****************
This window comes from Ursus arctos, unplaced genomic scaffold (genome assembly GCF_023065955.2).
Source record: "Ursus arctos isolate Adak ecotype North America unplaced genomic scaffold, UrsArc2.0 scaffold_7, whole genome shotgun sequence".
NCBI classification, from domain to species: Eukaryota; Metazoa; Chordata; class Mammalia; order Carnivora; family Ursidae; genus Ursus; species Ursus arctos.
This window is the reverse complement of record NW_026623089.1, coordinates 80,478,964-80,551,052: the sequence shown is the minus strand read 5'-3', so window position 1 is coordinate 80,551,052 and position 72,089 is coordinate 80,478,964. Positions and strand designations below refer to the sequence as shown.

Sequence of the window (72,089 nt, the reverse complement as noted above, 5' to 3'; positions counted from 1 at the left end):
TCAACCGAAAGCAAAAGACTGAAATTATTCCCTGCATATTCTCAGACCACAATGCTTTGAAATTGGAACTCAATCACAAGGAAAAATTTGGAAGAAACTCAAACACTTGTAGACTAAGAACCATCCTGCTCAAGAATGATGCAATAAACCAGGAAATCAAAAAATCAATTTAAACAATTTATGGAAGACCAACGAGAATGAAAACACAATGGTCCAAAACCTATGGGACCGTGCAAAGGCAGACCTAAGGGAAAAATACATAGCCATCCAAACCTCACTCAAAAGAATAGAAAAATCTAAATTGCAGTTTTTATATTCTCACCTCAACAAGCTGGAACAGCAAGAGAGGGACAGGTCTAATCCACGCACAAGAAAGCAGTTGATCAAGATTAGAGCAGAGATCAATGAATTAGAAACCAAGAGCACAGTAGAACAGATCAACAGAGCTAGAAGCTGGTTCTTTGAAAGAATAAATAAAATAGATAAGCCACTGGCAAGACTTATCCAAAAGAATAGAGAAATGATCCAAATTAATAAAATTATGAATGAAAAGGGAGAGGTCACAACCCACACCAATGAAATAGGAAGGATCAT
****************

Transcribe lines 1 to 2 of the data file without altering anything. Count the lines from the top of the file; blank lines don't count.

This window comes from Ursus arctos, unplaced genomic scaffold (genome assembly GCF_023065955.2).
Source record: "Ursus arctos isolate Adak ecotype North America unplaced genomic scaffold, UrsArc2.0 scaffold_7, whole genome shotgun sequence".